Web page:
[John Flamsteed, 1646 - 1719] Johannes Flamsteedius Derbiensis Astronomiae Professor Regius Anno Aetatis 74 Obijt Decem: 31 1719

John Flamsteed became the first Astronomer Royal when the Royal Observatory, Greenwich, was founded in 1645. In all there have been fifteen Astronomers Royal. All fulfilled the general role of producing astronomical data useful to navigators but each has interpreted the role in a different way. For Flamsteed, it meant producing a detailed star map of the Northern Hemisphere, the first ever produced with a telescope.

Late in life, Flamsteed argued with both Newton and Halley when, in 1712, Halley published a private edition of Flamsteed's observations without his permission. Of the 400 copies of Historia Coelestis published, Flamsteed recovered 300 and burnt them after removing the ninety-seven pages he considered to be his untampered work. His observations were finally published as he had intended in 1725, after his death. Following her husband's wishes, Flamsteed's wife removed and sold the entire apparatus of the Observatory, on the grounds that it was paid for by him and his patron.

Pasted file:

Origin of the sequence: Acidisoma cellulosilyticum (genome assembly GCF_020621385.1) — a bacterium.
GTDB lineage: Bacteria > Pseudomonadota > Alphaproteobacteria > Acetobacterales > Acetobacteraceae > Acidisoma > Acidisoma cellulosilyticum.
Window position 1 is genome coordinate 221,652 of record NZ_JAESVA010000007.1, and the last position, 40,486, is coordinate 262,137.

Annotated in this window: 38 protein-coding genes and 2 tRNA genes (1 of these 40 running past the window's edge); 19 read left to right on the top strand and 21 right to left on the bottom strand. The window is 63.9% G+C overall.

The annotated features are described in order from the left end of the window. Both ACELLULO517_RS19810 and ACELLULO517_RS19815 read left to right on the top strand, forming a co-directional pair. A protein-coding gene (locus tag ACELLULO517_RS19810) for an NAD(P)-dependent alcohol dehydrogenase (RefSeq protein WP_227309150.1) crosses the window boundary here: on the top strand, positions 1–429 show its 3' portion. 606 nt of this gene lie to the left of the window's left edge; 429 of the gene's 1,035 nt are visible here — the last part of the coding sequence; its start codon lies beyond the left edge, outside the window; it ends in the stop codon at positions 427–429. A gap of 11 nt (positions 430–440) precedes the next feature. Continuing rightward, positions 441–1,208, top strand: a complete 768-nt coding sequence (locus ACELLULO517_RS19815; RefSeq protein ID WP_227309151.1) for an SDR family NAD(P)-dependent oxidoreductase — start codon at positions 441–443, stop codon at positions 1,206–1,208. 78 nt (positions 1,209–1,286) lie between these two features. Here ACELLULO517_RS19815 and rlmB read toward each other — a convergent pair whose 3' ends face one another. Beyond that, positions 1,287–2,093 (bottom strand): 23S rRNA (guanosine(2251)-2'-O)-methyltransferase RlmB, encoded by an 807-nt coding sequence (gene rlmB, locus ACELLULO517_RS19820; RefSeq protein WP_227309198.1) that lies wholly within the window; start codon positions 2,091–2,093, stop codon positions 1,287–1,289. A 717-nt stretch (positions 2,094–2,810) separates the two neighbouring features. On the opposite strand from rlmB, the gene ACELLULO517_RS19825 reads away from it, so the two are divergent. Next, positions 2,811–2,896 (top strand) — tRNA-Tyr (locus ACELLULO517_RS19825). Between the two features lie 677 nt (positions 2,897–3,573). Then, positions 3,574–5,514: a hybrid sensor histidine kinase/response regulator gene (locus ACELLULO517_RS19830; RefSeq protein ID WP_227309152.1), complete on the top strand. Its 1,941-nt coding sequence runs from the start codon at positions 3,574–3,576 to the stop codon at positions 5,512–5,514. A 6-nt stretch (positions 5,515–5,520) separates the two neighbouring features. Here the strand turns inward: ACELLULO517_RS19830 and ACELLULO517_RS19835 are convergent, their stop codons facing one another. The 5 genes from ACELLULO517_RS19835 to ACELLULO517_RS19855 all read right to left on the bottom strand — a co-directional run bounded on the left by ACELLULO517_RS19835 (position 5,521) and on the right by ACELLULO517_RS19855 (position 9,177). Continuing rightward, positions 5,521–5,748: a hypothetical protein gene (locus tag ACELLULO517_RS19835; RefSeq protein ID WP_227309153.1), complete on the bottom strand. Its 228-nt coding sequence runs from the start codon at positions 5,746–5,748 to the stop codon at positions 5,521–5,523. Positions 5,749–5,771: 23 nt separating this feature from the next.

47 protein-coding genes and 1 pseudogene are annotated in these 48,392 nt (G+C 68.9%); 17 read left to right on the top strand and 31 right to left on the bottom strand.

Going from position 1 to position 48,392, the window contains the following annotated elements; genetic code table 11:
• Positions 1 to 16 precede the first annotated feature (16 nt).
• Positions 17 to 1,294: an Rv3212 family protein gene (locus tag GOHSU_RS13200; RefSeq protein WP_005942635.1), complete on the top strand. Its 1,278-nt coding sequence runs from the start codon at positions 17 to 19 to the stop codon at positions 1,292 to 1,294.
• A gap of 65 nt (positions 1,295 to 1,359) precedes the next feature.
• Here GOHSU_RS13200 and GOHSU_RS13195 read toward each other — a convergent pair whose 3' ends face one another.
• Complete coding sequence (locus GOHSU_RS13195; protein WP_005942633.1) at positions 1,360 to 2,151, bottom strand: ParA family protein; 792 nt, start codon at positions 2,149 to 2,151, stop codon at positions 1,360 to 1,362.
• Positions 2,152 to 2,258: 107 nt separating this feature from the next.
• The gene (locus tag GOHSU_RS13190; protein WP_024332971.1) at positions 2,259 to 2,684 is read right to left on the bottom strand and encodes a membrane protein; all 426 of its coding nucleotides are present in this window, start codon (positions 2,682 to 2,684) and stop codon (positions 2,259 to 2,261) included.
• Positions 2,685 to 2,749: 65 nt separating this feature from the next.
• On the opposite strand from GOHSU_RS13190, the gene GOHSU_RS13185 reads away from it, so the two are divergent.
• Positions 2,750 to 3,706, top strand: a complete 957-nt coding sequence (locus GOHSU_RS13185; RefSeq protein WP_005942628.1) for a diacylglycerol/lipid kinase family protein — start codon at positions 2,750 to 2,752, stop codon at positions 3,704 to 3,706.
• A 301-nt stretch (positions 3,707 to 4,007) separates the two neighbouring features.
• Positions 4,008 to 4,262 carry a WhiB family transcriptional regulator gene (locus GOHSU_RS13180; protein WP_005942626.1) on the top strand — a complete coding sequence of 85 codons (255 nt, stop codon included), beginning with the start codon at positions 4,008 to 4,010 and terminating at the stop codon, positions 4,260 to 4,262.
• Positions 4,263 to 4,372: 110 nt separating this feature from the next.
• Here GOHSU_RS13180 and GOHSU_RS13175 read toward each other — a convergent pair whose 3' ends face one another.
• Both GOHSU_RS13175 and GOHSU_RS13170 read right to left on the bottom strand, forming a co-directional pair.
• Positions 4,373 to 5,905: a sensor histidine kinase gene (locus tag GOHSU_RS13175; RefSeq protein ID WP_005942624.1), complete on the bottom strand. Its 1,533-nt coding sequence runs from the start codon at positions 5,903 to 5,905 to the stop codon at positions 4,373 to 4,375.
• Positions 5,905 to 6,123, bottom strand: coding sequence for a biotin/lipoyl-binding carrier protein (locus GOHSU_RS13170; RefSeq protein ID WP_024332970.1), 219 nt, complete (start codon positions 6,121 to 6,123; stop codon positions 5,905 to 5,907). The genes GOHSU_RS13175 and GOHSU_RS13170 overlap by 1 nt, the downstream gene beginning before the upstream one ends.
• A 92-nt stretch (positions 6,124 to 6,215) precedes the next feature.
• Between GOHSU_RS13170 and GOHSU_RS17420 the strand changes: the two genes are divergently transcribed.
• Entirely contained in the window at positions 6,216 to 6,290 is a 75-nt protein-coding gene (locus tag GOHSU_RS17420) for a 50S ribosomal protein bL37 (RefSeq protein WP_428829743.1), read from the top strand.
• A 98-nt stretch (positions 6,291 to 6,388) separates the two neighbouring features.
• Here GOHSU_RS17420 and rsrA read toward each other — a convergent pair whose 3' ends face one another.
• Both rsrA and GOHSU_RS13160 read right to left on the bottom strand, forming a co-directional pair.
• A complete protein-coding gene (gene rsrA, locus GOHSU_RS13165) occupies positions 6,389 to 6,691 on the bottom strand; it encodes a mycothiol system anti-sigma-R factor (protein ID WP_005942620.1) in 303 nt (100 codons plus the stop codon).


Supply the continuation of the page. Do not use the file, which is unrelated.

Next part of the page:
Object Details

ID: PAD2713
Type: Print
Display location: Not on display
Creator: Vertue, George; Gibson, Thomas
Date made: 1721
Exhibition: Unseen: The Lives of Looking by Dryden Goodwin
People: Flamsteed, Reverend John
Credit: National Maritime Museum, Greenwich, London
Measurements: Primary support: 340 mm x 243 mm; Mount: 560 mm x 406 mm

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